Thursday, 19 July 2012

Thank you for nothing!

By Lea Goelnitz, Intern in Gender Training Institute - Centre for Social Research
Over a week passed and India is still outraged over the Guwahati molestation case, which by now also hit the international press, where the incident caused shock and disbelief as well.

Yesterday the National Commission for Women (NCW), which objective is to represent the rights of women in India and to provide a voice for their issues and concerns, commented on the matter.

The involvement of the NCW in the case already started with a scandal. Alka Lamba member of the team that investigated the Guwahati molestation case stated the victims name publicly. Alka Lamba was consequnetly removed from the team.

As if this unprofessional faux pas was not damaging enough already, Mamta Sharma, the chief of the NCW managed to top the previous scandal by sabotaging the work of campaigns and awareness raising strategies against violence against women with the most absurd comment.

Matma Sharma stated that women should be careful about the way they dress because such incidents are a result of blindly aping the West.

Suggesting that there should be a dress code for women to ensure their safety, Sharma said that aping the West blindly was eroding Indian culture and causing such crimes to happen.

She said:” Be comfortable, but at the same time be careful about how you dress."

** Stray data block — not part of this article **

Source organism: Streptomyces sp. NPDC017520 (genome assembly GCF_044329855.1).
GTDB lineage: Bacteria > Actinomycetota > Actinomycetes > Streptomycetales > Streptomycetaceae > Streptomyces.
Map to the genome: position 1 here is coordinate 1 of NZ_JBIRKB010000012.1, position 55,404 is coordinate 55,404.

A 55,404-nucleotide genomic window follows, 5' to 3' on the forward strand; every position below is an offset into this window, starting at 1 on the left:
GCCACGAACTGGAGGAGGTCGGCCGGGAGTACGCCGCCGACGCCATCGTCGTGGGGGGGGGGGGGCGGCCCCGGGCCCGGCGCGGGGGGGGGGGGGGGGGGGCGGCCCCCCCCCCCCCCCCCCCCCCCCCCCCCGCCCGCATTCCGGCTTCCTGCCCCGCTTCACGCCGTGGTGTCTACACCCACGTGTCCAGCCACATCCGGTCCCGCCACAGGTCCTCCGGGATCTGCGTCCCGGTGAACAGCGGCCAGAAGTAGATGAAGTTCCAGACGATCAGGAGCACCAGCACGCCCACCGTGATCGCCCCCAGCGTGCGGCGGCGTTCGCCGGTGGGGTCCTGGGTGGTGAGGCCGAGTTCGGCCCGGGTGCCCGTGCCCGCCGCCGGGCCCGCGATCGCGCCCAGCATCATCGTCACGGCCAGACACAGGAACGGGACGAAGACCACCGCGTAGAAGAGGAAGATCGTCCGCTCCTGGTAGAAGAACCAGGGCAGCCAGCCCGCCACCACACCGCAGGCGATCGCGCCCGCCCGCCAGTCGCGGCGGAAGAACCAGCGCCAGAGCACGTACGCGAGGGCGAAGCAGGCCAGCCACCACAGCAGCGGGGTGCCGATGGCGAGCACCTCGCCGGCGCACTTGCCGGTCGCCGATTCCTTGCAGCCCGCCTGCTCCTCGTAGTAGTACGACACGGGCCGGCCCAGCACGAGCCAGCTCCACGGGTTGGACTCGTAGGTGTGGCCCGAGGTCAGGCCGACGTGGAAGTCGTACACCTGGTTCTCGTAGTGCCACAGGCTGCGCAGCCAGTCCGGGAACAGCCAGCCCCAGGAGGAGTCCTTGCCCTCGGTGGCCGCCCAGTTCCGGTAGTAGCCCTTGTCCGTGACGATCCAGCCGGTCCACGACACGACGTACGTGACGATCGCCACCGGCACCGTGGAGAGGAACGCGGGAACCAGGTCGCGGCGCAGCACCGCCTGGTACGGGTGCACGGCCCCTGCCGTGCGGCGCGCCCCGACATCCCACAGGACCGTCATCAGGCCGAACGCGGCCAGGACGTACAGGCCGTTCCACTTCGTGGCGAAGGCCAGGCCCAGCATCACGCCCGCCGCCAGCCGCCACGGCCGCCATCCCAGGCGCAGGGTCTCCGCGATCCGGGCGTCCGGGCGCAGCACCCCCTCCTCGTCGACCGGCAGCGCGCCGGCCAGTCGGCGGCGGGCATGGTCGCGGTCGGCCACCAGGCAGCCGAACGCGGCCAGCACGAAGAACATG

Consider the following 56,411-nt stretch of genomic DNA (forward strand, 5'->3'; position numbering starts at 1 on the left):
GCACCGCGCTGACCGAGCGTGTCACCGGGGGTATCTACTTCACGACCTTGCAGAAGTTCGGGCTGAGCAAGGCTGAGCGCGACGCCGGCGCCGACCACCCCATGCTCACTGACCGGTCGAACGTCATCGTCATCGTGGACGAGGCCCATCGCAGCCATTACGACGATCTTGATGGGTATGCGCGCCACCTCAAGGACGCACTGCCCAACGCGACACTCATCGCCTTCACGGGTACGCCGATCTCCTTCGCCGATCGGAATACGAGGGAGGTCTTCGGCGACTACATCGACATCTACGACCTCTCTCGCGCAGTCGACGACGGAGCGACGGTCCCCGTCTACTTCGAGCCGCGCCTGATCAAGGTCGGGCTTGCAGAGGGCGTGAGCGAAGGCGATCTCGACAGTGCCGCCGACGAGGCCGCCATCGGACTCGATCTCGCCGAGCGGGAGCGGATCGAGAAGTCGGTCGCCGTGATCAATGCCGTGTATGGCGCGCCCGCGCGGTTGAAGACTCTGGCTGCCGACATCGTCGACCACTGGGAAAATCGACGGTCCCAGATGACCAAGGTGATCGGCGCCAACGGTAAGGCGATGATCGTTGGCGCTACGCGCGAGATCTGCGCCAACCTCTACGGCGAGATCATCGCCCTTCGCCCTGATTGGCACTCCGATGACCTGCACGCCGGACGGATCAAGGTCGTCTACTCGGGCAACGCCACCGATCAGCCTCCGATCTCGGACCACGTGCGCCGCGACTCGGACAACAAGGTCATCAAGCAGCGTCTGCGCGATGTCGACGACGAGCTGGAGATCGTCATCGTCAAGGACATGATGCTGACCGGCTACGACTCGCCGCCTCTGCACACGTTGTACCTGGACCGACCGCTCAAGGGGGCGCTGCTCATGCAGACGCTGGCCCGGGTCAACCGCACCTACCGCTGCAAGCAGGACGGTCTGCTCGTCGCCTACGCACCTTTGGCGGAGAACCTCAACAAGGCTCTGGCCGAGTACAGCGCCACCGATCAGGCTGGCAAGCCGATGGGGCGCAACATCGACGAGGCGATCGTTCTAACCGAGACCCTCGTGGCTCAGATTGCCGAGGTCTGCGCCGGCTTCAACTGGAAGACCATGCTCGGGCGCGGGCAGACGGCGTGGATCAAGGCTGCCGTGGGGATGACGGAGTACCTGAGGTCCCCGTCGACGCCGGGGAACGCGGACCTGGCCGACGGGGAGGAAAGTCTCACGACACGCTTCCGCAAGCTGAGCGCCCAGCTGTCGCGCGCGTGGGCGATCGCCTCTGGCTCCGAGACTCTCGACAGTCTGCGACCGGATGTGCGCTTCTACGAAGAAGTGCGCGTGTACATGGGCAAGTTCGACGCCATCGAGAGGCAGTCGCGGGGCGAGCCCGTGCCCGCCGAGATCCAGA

It is scandalous that a reactionary comment like that is coming from a woman who is supposed to be a supporter of women’s rights.

What is most outrageous and also dangerous about this comment is that it is a well documented and proven fact that what a woman wears has no impact whatsoever on her safety!

Comments like that feed into the victim-blaming approach, which is the very problem which hinders effective policies and strategies to ensure safety from violence in public places.

As long as the majority of society believes that it is women’s own fault if she gets harassed or raped, there will never be enough pressure put on authorities and the police to direct resources into the protection of women and the perpetrators will walk free without feeling guilty.

Women do not cause street harassment. It is the low status of women and the unequal power relations of gender which cause street harassment. This has nothing to do with what a women wears or if it is daytime or night time.

A great project by Blank Noise collected clothing for the “I Never Ask for It” campaign to visually demonstrate the range of clothing women are wearing when men harass them. Have a look at the some of the clothes here.  This is helpful in creating awareness towards harassment.

Comments regarding women’s dress and behavior are not helpful at all; they discredit women’s rights work and are false.

Thank you for nothing, Matma Sharma.

1 comment:

  1. another point regarding the second part of the NCWs comment:
    "aping the West blindly was eroding Indian culture and causing such crimes to happen"

    Of course there is also street harassment and all kinds of violence against women in the rest of the world. There is not country where gender equality is achieved. But the "West" and "western dress code" is not the source of violence against women. If one follows the international press, the worlds' most "famous" countries for sexual harassment in public at the moment are India and Egypt.The scale of harassment and the tolerance towards it is very different from other places. There is a huge difference between walking the streets of Berlin and the ones in Delhi.